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Tibetan Buddhism Schools

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Part of the article on Tibetan Buddhism
Lamas Rumtek

Tibetan Buddhist monks at Rumtek Monastery in Sikkim

Tibetan Buddhism comprises a number of distinct monastic traditions, which are commonly reduced to four: Nyingma, Kagyu, Sakya, and Gelug. The list is sometimes expanded to eight, mainly by distinguishing among Kagyu subdivisions.

Such groupings have evolved over time. For example, Tsongkhapa's Gelug order combined Drontonpa's Kadam lineage with Kagyu and Sakya elements, while Gampopa's Kagyu tradition unified Kadam and Mahamudra lineages.

A "fifth" tradition,Jonang, was suppressed by the Gelug and long thought to have disappeared; it survives in Kham. Alternatively, Bon is sometimes listed as the "fifth" tradition, despite its lack of Buddhist identity.

The Rimé.[1] ("non-sectarian") movement originated as a Khampa anti-Gelug alliance among representatives of several other traditions, but later attracted Gelug supporters.

Note on orthography: The Tibetan adjectival suffix -pa (or -ba)is translatable as "-ist" in English. English renderings may either include or omit it.


rNying Ma
"Old" (being the oldest of the four "schools")
Other exemplary figures
Yeshe Tsogyal, Longchen Rabjam, Jigme Lingpa, Mipham
Favorite tantras
Vajrakilaya, Heruka, Guhyagarbha, many terma texts
Major monasteries
Dorje Drak, Dzogchen Monastery, Kathok, Mindroling, Palyul, Shechen

The Nyingma tradition shares several important features with the (non-Buddhist) Bon religion, most notably the division of teachings into nine yanas ("vehicles") culminating in Dzogchen ("Great Perfection").

The Nyingma ("Old") school is often contrasted with the other three, which are collectively referred to as Sarma ("New"). The reference is to the period of key Buddhist translations into Tibetan.

Nyingma is most prevalent in Kham (Eastern Tibet), and also predominates among the Sherpa people of Solu Khumbu, Nepal.


bKa' brGyud
"Oral Transmission"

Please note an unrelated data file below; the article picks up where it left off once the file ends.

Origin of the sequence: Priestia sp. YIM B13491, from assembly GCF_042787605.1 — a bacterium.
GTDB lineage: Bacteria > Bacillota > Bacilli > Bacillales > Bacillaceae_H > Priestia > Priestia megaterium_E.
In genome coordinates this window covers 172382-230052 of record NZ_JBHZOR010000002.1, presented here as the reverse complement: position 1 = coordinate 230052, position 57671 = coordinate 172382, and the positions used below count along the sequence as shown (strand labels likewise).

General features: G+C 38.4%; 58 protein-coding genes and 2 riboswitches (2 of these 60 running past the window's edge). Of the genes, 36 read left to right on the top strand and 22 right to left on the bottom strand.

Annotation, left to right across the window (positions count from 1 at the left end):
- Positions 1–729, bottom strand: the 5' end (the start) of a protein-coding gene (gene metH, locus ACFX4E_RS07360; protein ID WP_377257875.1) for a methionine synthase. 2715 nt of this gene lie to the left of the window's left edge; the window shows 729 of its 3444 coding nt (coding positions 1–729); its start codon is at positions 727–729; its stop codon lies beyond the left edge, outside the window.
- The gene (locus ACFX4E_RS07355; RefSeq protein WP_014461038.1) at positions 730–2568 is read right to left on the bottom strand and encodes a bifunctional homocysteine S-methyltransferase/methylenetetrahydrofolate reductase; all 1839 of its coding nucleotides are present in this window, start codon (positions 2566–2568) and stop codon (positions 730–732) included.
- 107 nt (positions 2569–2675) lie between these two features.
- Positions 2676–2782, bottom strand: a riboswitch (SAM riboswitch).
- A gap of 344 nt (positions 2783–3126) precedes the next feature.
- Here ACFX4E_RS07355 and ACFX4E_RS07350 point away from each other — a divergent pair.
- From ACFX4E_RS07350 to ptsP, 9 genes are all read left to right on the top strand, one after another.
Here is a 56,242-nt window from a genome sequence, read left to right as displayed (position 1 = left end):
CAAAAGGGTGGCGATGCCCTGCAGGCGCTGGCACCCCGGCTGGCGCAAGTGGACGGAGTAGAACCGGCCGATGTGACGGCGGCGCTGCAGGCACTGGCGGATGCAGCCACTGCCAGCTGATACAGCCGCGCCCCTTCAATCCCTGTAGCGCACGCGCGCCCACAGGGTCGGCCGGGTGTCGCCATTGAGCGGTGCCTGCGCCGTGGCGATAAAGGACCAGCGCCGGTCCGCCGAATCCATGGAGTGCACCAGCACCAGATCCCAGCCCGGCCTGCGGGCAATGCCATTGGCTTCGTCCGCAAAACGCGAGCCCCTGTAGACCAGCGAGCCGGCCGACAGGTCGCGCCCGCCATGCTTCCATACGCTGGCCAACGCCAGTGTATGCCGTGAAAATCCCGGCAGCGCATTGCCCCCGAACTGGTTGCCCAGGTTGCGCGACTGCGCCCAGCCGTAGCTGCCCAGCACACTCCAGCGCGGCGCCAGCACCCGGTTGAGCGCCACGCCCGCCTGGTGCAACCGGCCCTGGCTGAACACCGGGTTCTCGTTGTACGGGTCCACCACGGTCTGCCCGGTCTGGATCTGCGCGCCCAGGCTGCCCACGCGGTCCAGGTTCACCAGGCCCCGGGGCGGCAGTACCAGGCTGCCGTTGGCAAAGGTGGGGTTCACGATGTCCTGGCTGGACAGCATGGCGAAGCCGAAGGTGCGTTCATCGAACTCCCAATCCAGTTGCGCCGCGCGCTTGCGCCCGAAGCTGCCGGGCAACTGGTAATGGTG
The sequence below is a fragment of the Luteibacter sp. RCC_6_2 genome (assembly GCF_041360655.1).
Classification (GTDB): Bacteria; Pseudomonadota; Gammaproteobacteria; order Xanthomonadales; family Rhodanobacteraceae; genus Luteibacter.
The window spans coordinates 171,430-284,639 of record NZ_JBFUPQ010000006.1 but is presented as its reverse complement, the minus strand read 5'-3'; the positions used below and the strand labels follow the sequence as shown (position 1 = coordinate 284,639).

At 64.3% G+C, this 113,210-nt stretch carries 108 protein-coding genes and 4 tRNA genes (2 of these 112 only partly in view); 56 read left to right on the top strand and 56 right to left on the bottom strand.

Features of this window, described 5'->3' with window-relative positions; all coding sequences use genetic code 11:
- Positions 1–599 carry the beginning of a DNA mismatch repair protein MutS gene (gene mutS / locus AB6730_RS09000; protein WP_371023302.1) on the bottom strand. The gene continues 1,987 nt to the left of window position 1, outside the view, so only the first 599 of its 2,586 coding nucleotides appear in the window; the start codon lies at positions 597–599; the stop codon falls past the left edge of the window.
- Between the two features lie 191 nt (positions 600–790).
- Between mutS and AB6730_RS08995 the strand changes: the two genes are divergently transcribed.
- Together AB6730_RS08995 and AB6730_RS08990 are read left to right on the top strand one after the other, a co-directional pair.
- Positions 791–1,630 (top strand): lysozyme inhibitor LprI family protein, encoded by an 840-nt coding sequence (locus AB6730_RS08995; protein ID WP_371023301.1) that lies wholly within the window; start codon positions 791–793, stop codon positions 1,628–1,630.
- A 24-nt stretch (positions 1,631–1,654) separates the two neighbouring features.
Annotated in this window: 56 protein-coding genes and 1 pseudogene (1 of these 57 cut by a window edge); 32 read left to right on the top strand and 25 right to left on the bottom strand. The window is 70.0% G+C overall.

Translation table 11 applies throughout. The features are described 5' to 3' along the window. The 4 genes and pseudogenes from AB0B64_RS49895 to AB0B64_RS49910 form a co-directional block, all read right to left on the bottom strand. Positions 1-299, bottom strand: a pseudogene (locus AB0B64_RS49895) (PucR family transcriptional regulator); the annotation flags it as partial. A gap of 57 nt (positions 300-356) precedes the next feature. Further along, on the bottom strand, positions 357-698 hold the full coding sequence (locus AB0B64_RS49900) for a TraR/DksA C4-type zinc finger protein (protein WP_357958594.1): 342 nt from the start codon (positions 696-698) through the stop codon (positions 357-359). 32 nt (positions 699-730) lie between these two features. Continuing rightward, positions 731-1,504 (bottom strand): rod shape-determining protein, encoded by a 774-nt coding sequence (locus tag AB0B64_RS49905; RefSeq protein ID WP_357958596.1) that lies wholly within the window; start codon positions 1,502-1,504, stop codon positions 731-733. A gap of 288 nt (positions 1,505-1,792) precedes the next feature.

Gampopa (a twelth-century physician)
Other exemplary figures
A guru-disciple lineage including Tilopa, Naropa, Marpa, and Milarepa (teacher of Gampopa)
Favorite tantras
Chakrasamvara, Vajrayogini (Cf. Six Yogas of Naropa)
A. Dagpo sect—encompasses four major and eight minor Kagyu schools that trace back to Gampopa:
    1. Karma Kagyu (headed by a Karmapa)
    2. Tsalpa Kagyu
    3. Barom Kagyu
    4. Pagtru Kagyu. Eight minor sub-sects have arisen from Pagtru Kagyu. Of these, the most notable would be the Drikung Kagyu and the Drukpa Kagyu.
B. Shangpa Kagyu--a lineage which includes Niguma (sister of Naropa and consort of Tilopa), Milarepa, and in the 20th century, Kalu Rinpoche.
Major monasteries

The now-familiar Tibetan practice of discovering tulkus originated within the Karma Kagyu order, resulting in the line of Karmapas. The purpose was to adapt the principle of hereditary succession to a celibate monastic system.

Mahamudra, the Sarma counterpart to Dzogchen, originated within the Kagyu tradition.

The Drukpa Kagyu subsect is the major form of Buddhism in Ladakh and Bhutan.


Sa sKya
"Grey Earth" (after its original monastery)
Khon Konchog Gyalpo, a disciple of Drokmi Lotsawa.
Other exemplary figures
Sakya Pandita, Phagpa
Favorite tantras
Spiritual head
Sakya Trizin

Sakya hierarchs ruled Tibet on behalf of the Mongol Empire during the 13th and 14th centuries. Leadership of the order succeeded from uncle to nephew, thereby combining a traditional inheritance system with the strictures of monastic celibacy.

Phagpa is known for his invention of a Mongolian script.

Outside of the Tibetan town of Sakya, the Sakya sect also dominates in Lo Manthang, Nepal.


dGe Lugs
"Way of Virtue"
Tsongkhapa (14th to 15th century monastic scholar)
Other exemplary figures
Tsongkhapa's disciples Gyaltsab Je and Khedrup Je, various Dalai Lamas
Favorite tantras
Guhyasamaja, Chakrasamvara, Yamantaka
Spiritual head
The Ganden Tripa
Major monasteries
(In Lhasa)
(Outside of Lhasa)

The Gelug order, through its lineage of Dalai Lamas, ruled central Tibet from the mid-17th to the mid-20th century. It is sometimes known as the "Yellow Hat Sect," in contrast to the other three schools which are the "Red Hat Sects."

Nearly all Mongolian Buddhist monks belong to the Gelug order.


Jo Nang
Named for Jomonang, the site of an early monastery
Yumo Mikyo Dorje
Other exemplary figures
Dolpopa, Taranatha
Favorite tantras
Kalachakra (Dro lineage)
Major monasteries
nearly 40, of which the major one is Tsangwa (in Dzamthang County, Sichuan)

The zhentong / rangtong debate was an important episode in Tibetan intellectual history. The Jonang view (called "Great Madhyamaka"), which championed zhentong, was declared to be heretical by the fifth Dalai Lama and suppressed in the 17th century.

  1. Wylie: ris-med

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